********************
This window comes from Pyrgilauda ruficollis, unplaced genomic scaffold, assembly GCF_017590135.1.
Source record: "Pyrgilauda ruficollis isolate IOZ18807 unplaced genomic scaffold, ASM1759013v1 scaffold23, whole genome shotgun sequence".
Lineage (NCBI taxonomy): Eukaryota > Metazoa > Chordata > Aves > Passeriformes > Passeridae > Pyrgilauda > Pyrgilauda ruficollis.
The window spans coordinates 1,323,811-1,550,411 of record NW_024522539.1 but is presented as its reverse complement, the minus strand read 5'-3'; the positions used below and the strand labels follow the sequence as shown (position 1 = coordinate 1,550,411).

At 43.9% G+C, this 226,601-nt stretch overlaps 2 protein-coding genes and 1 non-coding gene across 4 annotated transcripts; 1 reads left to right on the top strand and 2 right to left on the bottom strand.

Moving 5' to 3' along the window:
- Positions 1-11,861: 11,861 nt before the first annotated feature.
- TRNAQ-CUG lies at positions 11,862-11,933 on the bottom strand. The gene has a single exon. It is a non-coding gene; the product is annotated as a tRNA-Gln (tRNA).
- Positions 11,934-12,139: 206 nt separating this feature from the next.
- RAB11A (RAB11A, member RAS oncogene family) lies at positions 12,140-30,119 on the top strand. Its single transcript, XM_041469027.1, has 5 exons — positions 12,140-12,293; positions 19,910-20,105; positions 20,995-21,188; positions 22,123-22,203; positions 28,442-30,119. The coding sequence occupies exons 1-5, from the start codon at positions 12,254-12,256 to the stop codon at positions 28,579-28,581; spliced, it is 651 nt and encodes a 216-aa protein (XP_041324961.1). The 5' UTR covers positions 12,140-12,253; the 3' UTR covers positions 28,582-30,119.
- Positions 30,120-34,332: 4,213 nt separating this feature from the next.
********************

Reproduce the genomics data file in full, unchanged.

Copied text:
This window comes from Pyrgilauda ruficollis, unplaced genomic scaffold, assembly GCF_017590135.1.
Source record: "Pyrgilauda ruficollis isolate IOZ18807 unplaced genomic scaffold, ASM1759013v1 scaffold23, whole genome shotgun sequence".
Lineage (NCBI taxonomy): Eukaryota > Metazoa > Chordata > Aves > Passeriformes > Passeridae > Pyrgilauda > Pyrgilauda ruficollis.
The window spans coordinates 1,323,811-1,550,411 of record NW_024522539.1 but is presented as its reverse complement, the minus strand read 5'-3'; the positions used below and the strand labels follow the sequence as shown (position 1 = coordinate 1,550,411).

At 43.9% G+C, this 226,601-nt stretch overlaps 2 protein-coding genes and 1 non-coding gene across 4 annotated transcripts; 1 reads left to right on the top strand and 2 right to left on the bottom strand.

Moving 5' to 3' along the window:
- Positions 1-11,861: 11,861 nt before the first annotated feature.
- TRNAQ-CUG lies at positions 11,862-11,933 on the bottom strand. The gene has a single exon. It is a non-coding gene; the product is annotated as a tRNA-Gln (tRNA).
- Positions 11,934-12,139: 206 nt separating this feature from the next.
- RAB11A (RAB11A, member RAS oncogene family) lies at positions 12,140-30,119 on the top strand. Its single transcript, XM_041469027.1, has 5 exons — positions 12,140-12,293; positions 19,910-20,105; positions 20,995-21,188; positions 22,123-22,203; positions 28,442-30,119. The coding sequence occupies exons 1-5, from the start codon at positions 12,254-12,256 to the stop codon at positions 28,579-28,581; spliced, it is 651 nt and encodes a 216-aa protein (XP_041324961.1). The 5' UTR covers positions 12,140-12,253; the 3' UTR covers positions 28,582-30,119.
- Positions 30,120-34,332: 4,213 nt separating this feature from the next.